Thursday, November 22, 2018

Turkey by Taxi

In many families, conversations revolve around lore and tradition origins during the holidays. A couple of years ago at a family reunion meeting, I learned the whole, or at least more of the a story about a Thanksgiving turkey first told to me by my mother. When she told me the story early on, she just said a headless fowl chased her around the yard in Smeltertown.
For years, I only knew that some headless fowl had chased my mom around the yard after being beheaded. All these years later, and I still didn't know if it was a turkey or chicken, or for what event it had been slaughtered. Now she and my father had both died, and the story held, incomplete until one Sunday when I met with my two uncles and many cousins at my cousin Gloria's house that sits near El Paso High School.
Towards the end of our organizing meeting for our first ever Gonzalez family reunion, our tio Roberto started explaining that one year there was a major labor strike against The American Smelting and Refining Company (ASARCO). Supposedly, it would last well into or even past November.
His brother Ricardo further explained that whenever my abuelo came home with 50 pound bags each of beans and rice, there was going to be a long strike. At those times, the family had meat only once a week. 
That year at end of the summer, the strike began. As the strike continued past Halloween, the family feared there would be no Thanksgiving dinner that year. No guajolote, no mole de guajolote, no big turkey drumsticks. Solomente frijoles y arroz y Kool-aid.
But cunningly just before the holiday, my abuela took the bus and went "to town," by herself. She was emboldened to solve the problem of the Thanksgiving dinner for her 12 children. Usually, she never left Esmelda. Instead, everyone came to Esmelda to see her. After she left for town, my mother and her siblings wondered what my abuela was up to doing. 
Later that afternoon, abuela pulled up in a taxi with ...a live turkey! Apparently, she  crossed the bridge  to Cd. Juárez for the fowl and rode back across the bridge to El Paso. Then, she rode back to La Esmelda in the taxi. We don’t know how she did it, but she came back home with the turnkey...in a taxi.
All that remained was to do the deed —chop the head off the fowl. And so abuelo did, but my mom had to hold the large bird as abuelo swung the ace. His aim was true, but the turkey was not yet willing to call it a day. He ran around the yard chasing my mother as she screamed aloud.  
In the end,  my abuela and tias made tortillas, frijoles, and rice, stuffing, mole, ice tea with limes, and turkey. Everyone enjoyed el cocono (guajolote) that year. Soon afterwards and before Christmas, the strike ended.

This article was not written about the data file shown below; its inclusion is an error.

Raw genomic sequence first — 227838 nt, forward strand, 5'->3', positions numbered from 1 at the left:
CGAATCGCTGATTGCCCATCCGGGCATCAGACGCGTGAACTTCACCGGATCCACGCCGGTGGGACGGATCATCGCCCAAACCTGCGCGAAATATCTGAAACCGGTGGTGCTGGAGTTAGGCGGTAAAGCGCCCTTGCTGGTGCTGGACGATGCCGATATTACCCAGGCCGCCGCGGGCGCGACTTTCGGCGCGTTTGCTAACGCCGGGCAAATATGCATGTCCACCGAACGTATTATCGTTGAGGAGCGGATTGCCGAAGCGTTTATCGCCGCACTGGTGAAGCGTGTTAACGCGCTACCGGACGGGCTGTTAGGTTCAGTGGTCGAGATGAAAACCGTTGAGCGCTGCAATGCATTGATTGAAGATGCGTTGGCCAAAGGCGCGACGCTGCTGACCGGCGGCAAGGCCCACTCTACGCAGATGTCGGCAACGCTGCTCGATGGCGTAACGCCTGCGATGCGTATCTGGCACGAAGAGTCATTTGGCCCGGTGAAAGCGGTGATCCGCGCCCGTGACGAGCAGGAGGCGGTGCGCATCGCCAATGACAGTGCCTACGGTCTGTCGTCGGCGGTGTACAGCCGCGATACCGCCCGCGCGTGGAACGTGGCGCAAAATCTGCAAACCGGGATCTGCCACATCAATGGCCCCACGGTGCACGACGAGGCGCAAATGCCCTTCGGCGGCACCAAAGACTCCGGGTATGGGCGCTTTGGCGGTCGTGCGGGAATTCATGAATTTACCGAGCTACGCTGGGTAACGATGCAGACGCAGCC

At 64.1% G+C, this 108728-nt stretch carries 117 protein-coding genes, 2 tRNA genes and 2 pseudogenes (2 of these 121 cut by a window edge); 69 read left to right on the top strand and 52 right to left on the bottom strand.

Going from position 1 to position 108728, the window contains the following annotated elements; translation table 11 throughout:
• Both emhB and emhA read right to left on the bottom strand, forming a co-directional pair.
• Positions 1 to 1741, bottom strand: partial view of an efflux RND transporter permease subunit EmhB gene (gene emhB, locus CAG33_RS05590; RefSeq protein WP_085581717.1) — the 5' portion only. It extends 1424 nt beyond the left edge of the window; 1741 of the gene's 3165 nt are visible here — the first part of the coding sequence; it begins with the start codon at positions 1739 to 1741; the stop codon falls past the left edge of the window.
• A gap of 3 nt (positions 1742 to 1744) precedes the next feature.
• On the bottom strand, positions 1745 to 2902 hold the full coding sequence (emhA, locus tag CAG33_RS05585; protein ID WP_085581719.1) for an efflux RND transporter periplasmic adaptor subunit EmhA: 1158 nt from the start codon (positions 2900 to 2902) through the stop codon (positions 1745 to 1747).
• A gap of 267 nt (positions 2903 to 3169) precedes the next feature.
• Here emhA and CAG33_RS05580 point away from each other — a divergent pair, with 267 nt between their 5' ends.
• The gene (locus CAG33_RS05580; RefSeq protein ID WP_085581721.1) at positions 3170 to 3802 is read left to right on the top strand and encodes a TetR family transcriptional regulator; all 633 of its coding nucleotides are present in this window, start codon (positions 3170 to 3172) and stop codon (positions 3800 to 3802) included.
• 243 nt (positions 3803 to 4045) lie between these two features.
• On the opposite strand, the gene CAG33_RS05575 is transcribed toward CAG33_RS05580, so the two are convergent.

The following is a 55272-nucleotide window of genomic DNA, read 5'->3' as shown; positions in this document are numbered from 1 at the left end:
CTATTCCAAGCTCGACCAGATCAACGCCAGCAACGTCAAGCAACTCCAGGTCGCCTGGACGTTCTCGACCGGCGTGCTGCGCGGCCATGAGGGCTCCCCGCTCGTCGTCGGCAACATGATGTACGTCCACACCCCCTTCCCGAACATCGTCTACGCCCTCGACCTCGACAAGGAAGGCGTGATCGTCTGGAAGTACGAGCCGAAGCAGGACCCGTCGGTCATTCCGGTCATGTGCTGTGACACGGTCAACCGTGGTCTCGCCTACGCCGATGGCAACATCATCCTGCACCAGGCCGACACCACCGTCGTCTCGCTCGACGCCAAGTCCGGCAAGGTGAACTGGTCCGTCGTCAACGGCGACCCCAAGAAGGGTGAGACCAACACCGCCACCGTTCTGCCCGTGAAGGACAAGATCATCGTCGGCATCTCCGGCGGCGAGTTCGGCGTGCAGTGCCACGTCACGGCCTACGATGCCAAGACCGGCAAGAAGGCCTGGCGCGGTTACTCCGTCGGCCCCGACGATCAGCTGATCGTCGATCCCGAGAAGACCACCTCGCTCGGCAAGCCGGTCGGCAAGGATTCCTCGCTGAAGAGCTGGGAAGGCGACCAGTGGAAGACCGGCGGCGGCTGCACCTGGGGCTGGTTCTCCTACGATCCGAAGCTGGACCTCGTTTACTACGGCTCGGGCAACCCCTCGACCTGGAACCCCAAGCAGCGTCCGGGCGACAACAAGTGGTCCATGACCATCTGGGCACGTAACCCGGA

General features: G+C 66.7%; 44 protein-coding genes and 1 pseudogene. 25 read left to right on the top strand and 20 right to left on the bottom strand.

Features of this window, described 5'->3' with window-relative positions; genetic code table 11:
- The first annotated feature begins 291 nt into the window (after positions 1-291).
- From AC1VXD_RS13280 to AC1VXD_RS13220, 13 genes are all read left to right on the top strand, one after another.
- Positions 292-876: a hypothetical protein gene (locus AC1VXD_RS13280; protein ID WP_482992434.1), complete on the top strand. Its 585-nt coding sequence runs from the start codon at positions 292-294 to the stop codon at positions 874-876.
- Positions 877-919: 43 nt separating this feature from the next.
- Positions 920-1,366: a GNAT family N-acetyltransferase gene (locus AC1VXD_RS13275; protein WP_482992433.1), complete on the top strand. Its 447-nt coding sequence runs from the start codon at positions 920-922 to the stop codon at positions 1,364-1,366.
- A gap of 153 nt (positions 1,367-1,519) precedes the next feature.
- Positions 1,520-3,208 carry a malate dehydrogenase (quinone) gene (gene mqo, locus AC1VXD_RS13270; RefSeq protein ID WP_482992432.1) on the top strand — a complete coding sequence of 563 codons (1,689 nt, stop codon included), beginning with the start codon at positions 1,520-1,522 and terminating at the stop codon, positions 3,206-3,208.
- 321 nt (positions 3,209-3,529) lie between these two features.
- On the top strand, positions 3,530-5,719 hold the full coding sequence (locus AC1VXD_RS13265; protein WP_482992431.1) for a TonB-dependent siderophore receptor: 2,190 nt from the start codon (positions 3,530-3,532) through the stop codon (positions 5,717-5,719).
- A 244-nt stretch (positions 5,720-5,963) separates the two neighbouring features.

Tuesday, November 06, 2018

Lucille and the Royal


Royal manual typewriter
Sunday, November 4, was my mother-in-law Lucille’s birthday. She would have been 101. I say this because one of her proudest moments was how she lent a Royal like this to her neighbor. 

Mrs. V was in a bad marriage. Her husband ran around with other women and drank. Once, I was told, one of the women showed up in the middle of the night and threw rocks through all the windows in Mrs. V's house--evidently, her husband had called it off with the rock thrower. Fortunately, his abuse was never physical to her or her sons, and he held a job. Mrs. V felt she couldn’t leave him because of the mores of the day, and that she would receive no support for her sons and her. In short, she needed a job, but had no skills for a decent paying position. 

Having hauled the big black Royal typewriter halfway around the world and back, Lucille lent her friend the machine so that she could practice and get her typing speed up for a civil service position at Fort Bliss. I still hear Lucille telling us that there was some reason she held onto her father's typewriter. She concluded that this must have been the reason why.

So Lucille and Mrs. V worked together while the kids were in school. She taught her friend to know the ins and outs of typewritten communication. How to insert the paper, use carbon sheets, change ribbons, correct errors, and the like. She practiced, got her speed up, and took the civil service exam. She was hired. In fact, Mrs. V went on to have a great career, eventually becoming an administrator on post. And Lucille was left with knowing she helped a woman make a positive change for her and her family. To her dying day Mrs. V praised Lucille for the help and encouragement she gave.

Non nobis solum nati sumus.
   Not for ourselves alone are we born.
― Marcus Tullius Cicero

Image sources: 

Turkey by Taxi

In many families , conversations revolve around lore and tradition origins during the holidays. A couple of years ago at a family reunion m...